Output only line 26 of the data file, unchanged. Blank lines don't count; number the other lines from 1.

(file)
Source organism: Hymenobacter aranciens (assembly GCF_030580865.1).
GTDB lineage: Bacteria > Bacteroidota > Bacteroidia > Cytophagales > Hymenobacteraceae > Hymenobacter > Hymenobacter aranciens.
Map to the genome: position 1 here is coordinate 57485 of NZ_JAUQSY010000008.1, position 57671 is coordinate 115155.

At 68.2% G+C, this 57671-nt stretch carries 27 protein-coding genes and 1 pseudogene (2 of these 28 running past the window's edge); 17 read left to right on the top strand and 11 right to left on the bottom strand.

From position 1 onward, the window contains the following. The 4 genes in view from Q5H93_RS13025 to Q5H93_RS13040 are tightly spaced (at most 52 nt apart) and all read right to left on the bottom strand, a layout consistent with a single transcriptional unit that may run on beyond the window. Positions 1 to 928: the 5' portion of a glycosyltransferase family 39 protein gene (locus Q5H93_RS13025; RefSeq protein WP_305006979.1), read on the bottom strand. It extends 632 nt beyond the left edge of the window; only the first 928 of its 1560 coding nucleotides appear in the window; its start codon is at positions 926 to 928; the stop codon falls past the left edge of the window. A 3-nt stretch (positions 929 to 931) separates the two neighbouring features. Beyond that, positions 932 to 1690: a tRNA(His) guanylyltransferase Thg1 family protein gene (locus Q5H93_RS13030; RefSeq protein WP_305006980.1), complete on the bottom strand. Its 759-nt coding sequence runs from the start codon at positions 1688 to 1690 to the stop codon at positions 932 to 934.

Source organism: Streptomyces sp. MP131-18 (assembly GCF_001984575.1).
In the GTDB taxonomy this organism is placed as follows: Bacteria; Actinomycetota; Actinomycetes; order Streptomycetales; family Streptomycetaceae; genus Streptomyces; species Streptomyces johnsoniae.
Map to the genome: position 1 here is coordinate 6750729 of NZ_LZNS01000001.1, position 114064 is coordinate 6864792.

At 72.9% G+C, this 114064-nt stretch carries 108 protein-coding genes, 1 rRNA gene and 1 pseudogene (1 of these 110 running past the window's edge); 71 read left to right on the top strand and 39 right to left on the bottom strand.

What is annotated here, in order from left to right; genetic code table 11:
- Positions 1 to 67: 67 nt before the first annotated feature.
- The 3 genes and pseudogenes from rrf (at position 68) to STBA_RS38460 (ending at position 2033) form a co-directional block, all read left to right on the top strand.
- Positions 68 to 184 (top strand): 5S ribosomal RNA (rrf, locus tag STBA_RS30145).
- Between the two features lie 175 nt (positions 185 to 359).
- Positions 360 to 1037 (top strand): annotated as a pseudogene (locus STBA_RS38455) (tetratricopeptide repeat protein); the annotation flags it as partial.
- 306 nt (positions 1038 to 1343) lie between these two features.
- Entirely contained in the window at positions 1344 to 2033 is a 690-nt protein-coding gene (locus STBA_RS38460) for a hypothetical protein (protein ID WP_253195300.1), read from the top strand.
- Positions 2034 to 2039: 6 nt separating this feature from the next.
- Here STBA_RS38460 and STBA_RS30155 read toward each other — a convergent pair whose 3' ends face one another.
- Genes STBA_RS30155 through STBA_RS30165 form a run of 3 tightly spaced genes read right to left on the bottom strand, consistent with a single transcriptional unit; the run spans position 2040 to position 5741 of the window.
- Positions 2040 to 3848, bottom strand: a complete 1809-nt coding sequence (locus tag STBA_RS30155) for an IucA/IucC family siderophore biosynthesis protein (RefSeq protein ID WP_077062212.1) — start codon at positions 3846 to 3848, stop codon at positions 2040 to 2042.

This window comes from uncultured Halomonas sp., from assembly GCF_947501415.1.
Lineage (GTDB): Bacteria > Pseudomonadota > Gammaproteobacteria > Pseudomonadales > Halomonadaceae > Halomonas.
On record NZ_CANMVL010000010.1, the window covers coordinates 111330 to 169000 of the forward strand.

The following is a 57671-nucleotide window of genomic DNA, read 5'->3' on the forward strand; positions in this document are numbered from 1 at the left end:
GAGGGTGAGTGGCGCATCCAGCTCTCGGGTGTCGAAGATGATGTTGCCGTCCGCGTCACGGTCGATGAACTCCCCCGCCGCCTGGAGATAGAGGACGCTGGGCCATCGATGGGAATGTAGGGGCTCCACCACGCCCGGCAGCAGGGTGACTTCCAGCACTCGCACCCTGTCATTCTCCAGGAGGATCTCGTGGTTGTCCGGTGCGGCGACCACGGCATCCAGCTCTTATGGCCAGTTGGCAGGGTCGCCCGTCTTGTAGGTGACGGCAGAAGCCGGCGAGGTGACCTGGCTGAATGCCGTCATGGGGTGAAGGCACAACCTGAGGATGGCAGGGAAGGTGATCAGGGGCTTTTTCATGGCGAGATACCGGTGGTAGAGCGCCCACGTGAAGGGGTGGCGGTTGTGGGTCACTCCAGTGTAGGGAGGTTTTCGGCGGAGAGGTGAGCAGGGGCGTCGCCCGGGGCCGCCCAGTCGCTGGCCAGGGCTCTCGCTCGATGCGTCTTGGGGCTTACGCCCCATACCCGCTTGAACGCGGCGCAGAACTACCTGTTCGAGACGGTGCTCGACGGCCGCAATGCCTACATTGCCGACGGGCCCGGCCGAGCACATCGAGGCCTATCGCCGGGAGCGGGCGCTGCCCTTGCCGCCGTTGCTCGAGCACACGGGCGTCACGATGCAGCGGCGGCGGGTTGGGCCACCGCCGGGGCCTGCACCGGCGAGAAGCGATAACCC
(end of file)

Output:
GAGGGTGAGTGGCGCATCCAGCTCTCGGGTGTCGAAGATGATGTTGCCGTCCGCGTCACGGTCGATGAACTCCCCCGCCGCCTGGAGATAGAGGACGCTGGGCCATCGATGGGAATGTAGGGGCTCCACCACGCCCGGCAGCAGGGTGACTTCCAGCACTCGCACCCTGTCATTCTCCAGGAGGATCTCGTGGTTGTCCGGTGCGGCGACCACGGCATCCAGCTCTTATGGCCAGTTGGCAGGGTCGCCCGTCTTGTAGGTGACGGCAGAAGCCGGCGAGGTGACCTGGCTGAATGCCGTCATGGGGTGAAGGCACAACCTGAGGATGGCAGGGAAGGTGATCAGGGGCTTTTTCATGGCGAGATACCGGTGGTAGAGCGCCCACGTGAAGGGGTGGCGGTTGTGGGTCACTCCAGTGTAGGGAGGTTTTCGGCGGAGAGGTGAGCAGGGGCGTCGCCCGGGGCCGCCCAGTCGCTGGCCAGGGCTCTCGCTCGATGCGTCTTGGGGCTTACGCCCCATACCCGCTTGAACGCGGCGCAGAACTACCTGTTCGAGACGGTGCTCGACGGCCGCAATGCCTACATTGCCGACGGGCCCGGCCGAGCACATCGAGGCCTATCGCCGGGAGCGGGCGCTGCCCTTGCCGCCGTTGCTCGAGCACACGGGCGTCACGATGCAGCGGCGGCGGGTTGGGCCACCGCCGGGGCCTGCACCGGCGAGAAGCGATAACCC